The document is 34 pages long, including the title and a few unnumbered pages, so there should have been ample room for an 11-point plan, but at an apparent cost of $2,352.94 per page, I guess they wanted to save the taxpayers this burden.
Though it’s my nature to be negative, I don’t want to give the impression that this report is entirely useless. For instance, I think its suggestion for a “shallow rent” subsidy program of $100 to $200 a month to help impoverished families pay rent is a great idea. The report claims that a fund of “only $12 million... could assist up to 10,000 extremely low-income households,” and make “the difference between decent, affordable housing and either an exorbitant rent burden or an overcrowded or uninhabitable dwelling.” But that money for rent-assistance has to come from somewhere, and I fear it may also come attached to funding cuts in other essential areas and another byzantine bureaucracy.
I have a suggestion that relates to this subsidy plan, and I wish I had seen it in the report. Heading Home cites a 2004 survey of County shelter residents conducted by the Northeast Ohio Coalition for the Homeless (see “Homeless Survey Yields Surprising Results,” Homeless Grapevine 67). Nearly half of the respondents mentioned the inability to afford a security deposit as their main barrier to finding housing. A program that paid security deposits would go a long way toward helping homeless individuals move beyond our overcrowded shelters. This could be done via a non-profit credit union or employment agency where renters pay back the deposit at $20 a month; or this could be achieved through a subsidy similar to that mentioned above.
The report stresses increasing the availability of affordable housing as the main solution, which is a logical notion. But, there are myriad problems associated with homelessness that need to be resolved on a case by case basis. I would like to see more of a triage approach in our shelters and outreach to assess the needs of individuals and families, and a variety of housing options to accommodate those needs. There is a need for pay-to-stay shelters, more domestic violence shelters (we would be a lot better off if all of the County’s shelters ran like the Domestic Violence Center), lower-cost mental health facilities, etc. We need to expand our vision beyond the way we have “always done things,” especially in light of continued funding cuts. For instance, transitional housing is a good and effective idea for moving people beyond the shelters and into housing, but it is primarily used only for those who struggle with addiction.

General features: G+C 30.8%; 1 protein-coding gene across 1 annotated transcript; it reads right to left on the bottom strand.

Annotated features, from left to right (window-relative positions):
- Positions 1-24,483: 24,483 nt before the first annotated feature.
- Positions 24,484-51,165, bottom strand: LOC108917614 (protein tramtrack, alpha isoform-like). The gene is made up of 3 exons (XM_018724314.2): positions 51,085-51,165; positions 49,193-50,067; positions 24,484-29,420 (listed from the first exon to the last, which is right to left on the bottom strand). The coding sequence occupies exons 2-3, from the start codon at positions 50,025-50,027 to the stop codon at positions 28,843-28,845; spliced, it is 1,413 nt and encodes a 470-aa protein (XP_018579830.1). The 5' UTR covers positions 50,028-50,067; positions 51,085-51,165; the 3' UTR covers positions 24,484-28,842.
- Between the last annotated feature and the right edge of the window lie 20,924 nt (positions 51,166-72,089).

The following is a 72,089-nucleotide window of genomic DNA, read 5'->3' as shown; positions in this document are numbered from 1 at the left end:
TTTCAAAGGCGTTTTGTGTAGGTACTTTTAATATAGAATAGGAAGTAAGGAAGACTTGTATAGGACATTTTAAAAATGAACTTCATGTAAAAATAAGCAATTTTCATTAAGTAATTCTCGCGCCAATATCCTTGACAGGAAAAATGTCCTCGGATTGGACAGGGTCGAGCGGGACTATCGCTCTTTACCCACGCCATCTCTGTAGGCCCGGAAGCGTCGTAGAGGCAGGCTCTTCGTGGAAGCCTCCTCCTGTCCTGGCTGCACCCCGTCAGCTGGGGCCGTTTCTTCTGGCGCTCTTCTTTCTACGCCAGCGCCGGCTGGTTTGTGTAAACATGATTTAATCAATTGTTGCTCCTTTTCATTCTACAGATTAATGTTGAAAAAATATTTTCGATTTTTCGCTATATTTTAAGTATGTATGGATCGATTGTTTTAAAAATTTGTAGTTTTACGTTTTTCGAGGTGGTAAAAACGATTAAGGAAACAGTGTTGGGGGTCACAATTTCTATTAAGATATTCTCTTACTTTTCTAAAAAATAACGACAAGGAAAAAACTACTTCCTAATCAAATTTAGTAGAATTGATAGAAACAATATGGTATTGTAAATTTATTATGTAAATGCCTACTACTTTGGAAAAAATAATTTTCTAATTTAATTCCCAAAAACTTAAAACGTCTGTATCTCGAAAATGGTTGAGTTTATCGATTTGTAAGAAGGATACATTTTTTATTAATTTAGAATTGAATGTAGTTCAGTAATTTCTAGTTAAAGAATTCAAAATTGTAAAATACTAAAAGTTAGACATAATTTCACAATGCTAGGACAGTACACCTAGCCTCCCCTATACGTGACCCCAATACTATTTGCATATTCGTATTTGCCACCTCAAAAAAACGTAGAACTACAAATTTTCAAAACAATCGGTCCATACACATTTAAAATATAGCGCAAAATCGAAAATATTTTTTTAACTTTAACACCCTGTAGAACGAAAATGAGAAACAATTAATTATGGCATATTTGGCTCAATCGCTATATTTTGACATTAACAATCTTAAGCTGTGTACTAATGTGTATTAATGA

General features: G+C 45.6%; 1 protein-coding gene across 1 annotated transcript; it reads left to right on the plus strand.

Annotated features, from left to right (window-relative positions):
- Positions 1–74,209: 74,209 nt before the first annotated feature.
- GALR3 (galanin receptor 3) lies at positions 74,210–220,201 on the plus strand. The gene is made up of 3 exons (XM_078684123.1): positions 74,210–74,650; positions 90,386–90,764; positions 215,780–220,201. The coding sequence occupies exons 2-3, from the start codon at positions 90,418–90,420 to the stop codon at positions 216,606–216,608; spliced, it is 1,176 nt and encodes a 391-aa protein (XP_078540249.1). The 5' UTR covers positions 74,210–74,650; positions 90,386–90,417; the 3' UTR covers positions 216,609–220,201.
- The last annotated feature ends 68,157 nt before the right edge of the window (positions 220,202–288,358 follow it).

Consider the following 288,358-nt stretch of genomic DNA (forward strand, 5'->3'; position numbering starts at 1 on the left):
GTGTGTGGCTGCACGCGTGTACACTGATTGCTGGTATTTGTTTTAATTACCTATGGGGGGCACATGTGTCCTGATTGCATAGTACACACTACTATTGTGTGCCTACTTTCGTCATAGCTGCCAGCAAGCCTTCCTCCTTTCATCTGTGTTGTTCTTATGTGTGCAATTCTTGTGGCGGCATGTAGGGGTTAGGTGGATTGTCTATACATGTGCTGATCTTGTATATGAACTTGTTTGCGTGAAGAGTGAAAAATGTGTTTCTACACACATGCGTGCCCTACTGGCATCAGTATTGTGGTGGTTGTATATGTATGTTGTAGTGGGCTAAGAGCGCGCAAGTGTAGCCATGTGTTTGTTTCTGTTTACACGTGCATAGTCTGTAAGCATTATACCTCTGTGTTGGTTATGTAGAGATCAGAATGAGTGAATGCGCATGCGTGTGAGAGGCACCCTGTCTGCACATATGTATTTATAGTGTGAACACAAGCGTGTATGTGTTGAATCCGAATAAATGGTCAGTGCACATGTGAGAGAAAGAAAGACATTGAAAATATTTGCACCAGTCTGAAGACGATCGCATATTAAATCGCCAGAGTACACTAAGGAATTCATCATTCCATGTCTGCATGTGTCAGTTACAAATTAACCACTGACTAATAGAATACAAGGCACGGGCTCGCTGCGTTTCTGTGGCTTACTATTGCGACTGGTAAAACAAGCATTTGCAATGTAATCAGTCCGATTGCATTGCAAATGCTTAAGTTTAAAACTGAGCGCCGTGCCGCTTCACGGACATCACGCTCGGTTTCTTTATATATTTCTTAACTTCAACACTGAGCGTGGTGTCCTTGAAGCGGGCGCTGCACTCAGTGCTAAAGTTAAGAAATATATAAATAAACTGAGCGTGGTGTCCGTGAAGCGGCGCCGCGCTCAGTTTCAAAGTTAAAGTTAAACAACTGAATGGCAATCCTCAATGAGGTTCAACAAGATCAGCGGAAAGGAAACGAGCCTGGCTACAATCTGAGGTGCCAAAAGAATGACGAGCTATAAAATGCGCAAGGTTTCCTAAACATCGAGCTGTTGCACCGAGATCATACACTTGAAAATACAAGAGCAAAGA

I like Robert Egger’s (see “DC Central Kitchen’s Robert Egger Shares His Philosophy,” Homeless Grapevine 78) idea for dumping the traditional shelter models. He suggests purchasing of storefront buildings with revenue-generating businesses downstairs, and apartments upstairs. I think this model could be used for non-profit “job-training” businesses downstairs that provide services to the community like dry cleaning, coffee shops, etc., or non-profits or government agencies could rent the storefronts to businesses in order to pay for the subsidized apartments upstairs. There are so many good ideas out there, and we needed Heading Home to prioritize and organize them into a real plan.
I think the report is a fair indicator of where we as a County are in regard to homelessness, but fails when it comes to delivering why we’re there and how to move forward. Recommending more dialogue is always a safe bet, but Heading Home was supposed to be an actionable plan or at least a comprehensive strategy. At this point, I’m ready to take a cue from Peter Pan and Cleveland.com’s commercials: I propose we all just close our eyes, clap our hands, and chant “I do believe in Cleveland, I do believe in Cleveland...” until it comes back to life like Tinkerbell... Now where is my $80,000?
Copyright Homeless Grapevine Issue 79 December 2006-January 2007, Cleveland Ohio.